Turkish experts and doctors seek asylum in Greece

Date posted: December 19, 2017

A group of 33 Turks, including academics, doctors and civil servants, are seeking political asylum in Greece for fear of persecution at home.

It is the biggest mass defection since eight servicemen hijacked a military helicopter and fled to Greece after a botched coup in Turkey last year, straining already tense relations between Athens and Ankara. Politicians fear increased tensions.

Greek officials said the group of 33 posed as migrants, crossing the Aegean Sea in rubber rafts from the coastal city of Izmir and “expressed their intent for political asylum” after landing on the island of Oinousses.

Local media said that the Turkish smugglers who had helped them also requested asylum because they feared reprisals. The group of 33 are believed to be supporters of the Hizmet movement, led by the US-based cleric Fethulla Gülen, whom President Erdogan has blamed for the attempted coup.

Since the coup dozens of Turks have fled to Greece with defections peaking after a referendum in April that expanded the president’s powers. On a visit to Athens last week, Mr Erdogan, said that Greece must hand over the eight servicemen despite a court blocking their extradition. He accused the Greek prime minister, Alexis Tsipras, of backing down on a promise to return them to face trial in Turkey for treason.

Mr Erdogan said: “If you leave it up to the judiciary there will be no result.”

EU and Greek law forbids extradition to a country where a person would be at risk of torture — a claim repeatedly argued by the eight servicemen.

Officials said that Greece had yet to receive any “formal or informal request” to return the latest defectors.

Source: The Times , December 18, 2917

Related News

Human rights group urges foreign gov’ts to ensure safety of Gülen followers

Virginia-based human rights organization Advocates of Silenced Turkey (AST) in a piece on HuffPost has called on foreign governments to ensure the safety of participants of the Gülen, or Hizmet, movement.

Autistic children left unattended as teacher parents under arrest over alleged coup links

Uz family has two children with autism who were left to fend for themselves after their parents were arrested as part of an investigation into the Gülen movement after the July 15 coup attempt.

Turkish groups call for global peace at historic İstanbul meeting

Inspired by esteemed Turkish Islamic scholar Fethullah Gülen, Turkish activists have established intercultural and interfaith organizations in more than 100 countries all around the world. The primary objective of these organizations is to encourage tolerance and build bridges across different ethnic and religious groups.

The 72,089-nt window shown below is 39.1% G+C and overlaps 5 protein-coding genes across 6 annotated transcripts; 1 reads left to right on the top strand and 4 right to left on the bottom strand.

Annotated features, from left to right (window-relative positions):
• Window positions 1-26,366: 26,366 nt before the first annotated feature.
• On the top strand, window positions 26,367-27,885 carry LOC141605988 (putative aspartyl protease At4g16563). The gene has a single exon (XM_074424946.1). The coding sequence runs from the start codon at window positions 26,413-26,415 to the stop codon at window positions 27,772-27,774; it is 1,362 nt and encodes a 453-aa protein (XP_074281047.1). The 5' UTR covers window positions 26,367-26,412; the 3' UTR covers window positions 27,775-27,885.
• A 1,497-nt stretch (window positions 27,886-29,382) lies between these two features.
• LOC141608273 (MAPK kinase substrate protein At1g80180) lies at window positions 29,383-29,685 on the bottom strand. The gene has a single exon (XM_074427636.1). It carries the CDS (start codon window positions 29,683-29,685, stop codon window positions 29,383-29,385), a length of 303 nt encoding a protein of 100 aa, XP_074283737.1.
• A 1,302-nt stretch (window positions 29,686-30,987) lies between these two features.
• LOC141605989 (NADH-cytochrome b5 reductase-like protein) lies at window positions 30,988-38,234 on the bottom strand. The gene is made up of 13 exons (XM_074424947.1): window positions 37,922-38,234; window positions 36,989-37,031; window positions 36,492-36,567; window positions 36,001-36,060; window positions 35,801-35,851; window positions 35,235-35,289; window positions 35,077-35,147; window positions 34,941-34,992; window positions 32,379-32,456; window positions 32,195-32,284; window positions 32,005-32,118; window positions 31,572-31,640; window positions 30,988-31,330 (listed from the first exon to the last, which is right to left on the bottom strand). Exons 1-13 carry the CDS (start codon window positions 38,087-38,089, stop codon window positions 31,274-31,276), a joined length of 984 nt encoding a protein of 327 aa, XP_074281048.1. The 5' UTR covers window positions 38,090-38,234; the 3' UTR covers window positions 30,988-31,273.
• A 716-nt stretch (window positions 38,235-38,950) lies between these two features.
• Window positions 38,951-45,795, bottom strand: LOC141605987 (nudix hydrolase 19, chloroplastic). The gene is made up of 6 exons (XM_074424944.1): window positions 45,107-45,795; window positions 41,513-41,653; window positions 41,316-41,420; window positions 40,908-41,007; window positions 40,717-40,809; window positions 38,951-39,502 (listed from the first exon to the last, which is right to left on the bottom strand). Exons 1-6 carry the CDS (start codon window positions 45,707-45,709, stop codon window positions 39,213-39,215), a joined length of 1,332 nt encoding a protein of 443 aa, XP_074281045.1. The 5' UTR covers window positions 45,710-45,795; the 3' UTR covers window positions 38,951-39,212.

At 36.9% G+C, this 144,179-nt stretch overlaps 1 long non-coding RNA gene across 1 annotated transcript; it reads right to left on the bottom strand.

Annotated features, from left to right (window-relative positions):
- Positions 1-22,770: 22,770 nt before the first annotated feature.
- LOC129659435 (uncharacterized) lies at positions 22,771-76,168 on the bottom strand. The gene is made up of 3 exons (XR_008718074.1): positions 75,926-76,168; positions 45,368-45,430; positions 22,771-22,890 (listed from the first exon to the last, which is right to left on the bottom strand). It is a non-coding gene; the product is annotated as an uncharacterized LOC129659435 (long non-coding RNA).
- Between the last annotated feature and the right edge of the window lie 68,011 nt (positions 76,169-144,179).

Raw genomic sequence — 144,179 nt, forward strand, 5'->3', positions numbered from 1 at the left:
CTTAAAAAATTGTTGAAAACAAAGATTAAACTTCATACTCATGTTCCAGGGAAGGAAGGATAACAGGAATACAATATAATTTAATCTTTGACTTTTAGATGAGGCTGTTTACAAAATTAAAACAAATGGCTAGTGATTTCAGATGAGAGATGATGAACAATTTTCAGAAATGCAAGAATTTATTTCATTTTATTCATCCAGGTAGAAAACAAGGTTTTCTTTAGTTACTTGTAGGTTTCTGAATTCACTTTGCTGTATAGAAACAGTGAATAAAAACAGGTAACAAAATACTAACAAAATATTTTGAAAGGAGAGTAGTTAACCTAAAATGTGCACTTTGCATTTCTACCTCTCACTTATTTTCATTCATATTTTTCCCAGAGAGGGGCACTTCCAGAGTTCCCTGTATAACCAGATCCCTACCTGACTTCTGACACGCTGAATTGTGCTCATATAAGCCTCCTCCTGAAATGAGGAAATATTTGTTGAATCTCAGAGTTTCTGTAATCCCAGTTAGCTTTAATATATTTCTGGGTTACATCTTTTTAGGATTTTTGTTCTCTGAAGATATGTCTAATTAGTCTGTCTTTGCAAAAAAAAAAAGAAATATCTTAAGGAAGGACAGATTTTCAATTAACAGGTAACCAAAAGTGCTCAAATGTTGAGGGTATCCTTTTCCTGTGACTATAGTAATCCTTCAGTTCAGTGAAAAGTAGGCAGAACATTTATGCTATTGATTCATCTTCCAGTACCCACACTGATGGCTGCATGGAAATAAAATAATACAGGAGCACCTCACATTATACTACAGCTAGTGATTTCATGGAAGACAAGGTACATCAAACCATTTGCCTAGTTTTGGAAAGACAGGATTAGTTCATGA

Turkey’s spying imams also active in Norway: monitoring group

Norwegian Islamist religious organizations that are affiliated with the Turkish government and its Religious Affairs Directorate (Diyanet) are reportedly involved in unlawful profiling activities of unsuspecting people of Turkish origin across Norway.

Turkey, ‘The Devil’s Advocate’ and ‘Titanic’

Questions to challenge the primary and unjustified premise: What judicial (or other) process determined that these corruption investigations were a coup attempt against the government? What proof or evidence do you have to support this most serious claim? What disciplinary process did you undertake to determine that the people that were purged were members and culprits of this ‘coup’? In the absence of evidence and disciplinary process how did you determine these people’s association with Hizmet? When is government corruption not a judicial coup? How can you have the right to unilaterally determine the intent and purpose of these ongoing judicial investigations when your government is implicated in them? If your government can purge over 7,000 police officers (and thereby affect and prevent these investigations) without evidence, due process or disciplinary procedure, do you not set a precedent for every future potentially corrupt government to follow?

Kimse Yok Mu chair Cingöz: Everyone feels some type of oppression in Turkey

Kimse Yok Mu was designated a nongovernmental organization in March 2002. It had started its work following a devastating earthquake in Turkey in August 1999. Kimse Yok Mu now reaches out to different regions of the world affected by catastrophes. It is officially recognized by Turkey as an association that works for “public interest.”

Latest News

Fethullah Gülen’s Condolence Message for South African Human Rights Defender Archbishop Desmond Tutu

Hizmet Movement Declares Core Values with Unified Voice

Ankara systematically tortures supporters of Gülen movement, Kurds, Turkey Tribunal rapporteurs say

Erdogan possessed by Pharaoh, Herod, Hitler spirits?

Devious Use of International Organizations to Persecute Dissidents Abroad: The Erdogan Case

A “Controlled Coup”: Erdogan’s Contribution to the Autocrats’ Playbook

Why is Turkey’s Erdogan persecuting the Gulen movement?

Purge-victim man sent back to prison over Gulen links despite stage 4 cancer diagnosis

University refuses admission to woman jailed over Gülen links

In Case You Missed It

Former politicians call on candidates to publicize personal assets

Former US Ambassador Ricciardone: Hizmet members not terrorists

Another woman faces detention just after giving birth as police await at hospital

U.S. Not Persuaded to Extradite Fethullah Gulen Over Turkey Coup

GYV to deliver awards to peace projects

Gulen’s peace award: Upswing in Islam’s global image?

14th Int’l Festival of Language and Culture kicks off in Philippines

Copyright 2022 Hizmet News